Thursday, September 13, 2007

Democratic Presidential Hopeful: "Americans are fatter, dumber"

So, I've never heard of this guy before, but ex-Alaska Senator Mike Gravel during a Slate sponsored debate moderated by Bill Maher had those choice words for John and Jane Q voter. I'm sure if all Americans had access to the educational health care benefits granted to the offspring of a US senator, things would be different (in fact for every 'limousine insurance' receiving US senator there are approximately 500,000 people without ANY health insurance). Or the fact that the US legislature is probably the only institution in the country that gets to vote to increase its salary while millions of Americans have to live with the woefully inadequate minimum wage. In fact, Congress increased its own salary nearly 10 times between the previous increase in the minimum wage and the most recent.

Especially enraging to me is that this wanker's own party, the one from which he is seeking nomination for the presidency, has gone hand in hand with every measure coveted by the Bush administration, be it No Child Left Behind or continuing to fund and cheer lead the war that is depriving students and families much needed health and educational opportunities (not to mention killing them). He has the gall to suggest that much of the blame rests on 'lazy' teachers who don't work the entire year like 'every else' and that what we need are 'super teachers' who are willing to put in the extra effort. Now, I agree that teachers have a pivotal role in education, but it is hardly their fault that the Democrats and Republicans have gutted public schools from after school programs and subsidized lunches to slashing student aid at the university level while denying pensions all the live long day.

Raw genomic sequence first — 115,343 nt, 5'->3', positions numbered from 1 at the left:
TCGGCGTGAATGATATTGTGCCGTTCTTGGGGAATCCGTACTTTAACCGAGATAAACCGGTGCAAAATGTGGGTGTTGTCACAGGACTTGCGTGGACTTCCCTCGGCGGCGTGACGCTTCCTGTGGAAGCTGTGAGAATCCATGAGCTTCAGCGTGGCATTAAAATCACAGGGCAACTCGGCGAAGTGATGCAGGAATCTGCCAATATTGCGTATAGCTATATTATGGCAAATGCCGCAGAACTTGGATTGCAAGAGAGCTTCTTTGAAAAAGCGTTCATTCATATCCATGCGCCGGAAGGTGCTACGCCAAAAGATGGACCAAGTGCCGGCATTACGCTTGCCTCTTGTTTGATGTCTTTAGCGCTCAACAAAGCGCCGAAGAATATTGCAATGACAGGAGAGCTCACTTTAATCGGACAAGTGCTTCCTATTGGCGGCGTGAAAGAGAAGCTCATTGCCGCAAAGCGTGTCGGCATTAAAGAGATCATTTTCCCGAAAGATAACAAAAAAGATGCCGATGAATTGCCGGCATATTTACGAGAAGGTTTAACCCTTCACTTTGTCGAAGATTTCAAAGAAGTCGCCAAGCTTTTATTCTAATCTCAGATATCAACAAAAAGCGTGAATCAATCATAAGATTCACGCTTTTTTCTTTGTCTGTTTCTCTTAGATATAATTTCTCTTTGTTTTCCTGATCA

I'm sorry Mister Gravel, but I think you might want to do some reading yourself. As far as obesity, maybe if we had subsidized healthy food for people who can't afford them? I don't see the Democrats chomping at the bit to expand food stamps, WIC, or any other such programs. Oh wait, his party SUPPORTED Bush's 2005 budget that threw some 300,000 people off of food stamps. Perhaps if McDonald's and other fast food locations weren't the cheapest food and easiest solution for families that work too many hours to make meals, like the ex-Senators cleaning staff probably do, I'm sure that some changes could be made.

Interestingly enough, I find myself agreeing with Gravel's closing statement: You can't trust your politicians. They won't make change on their own.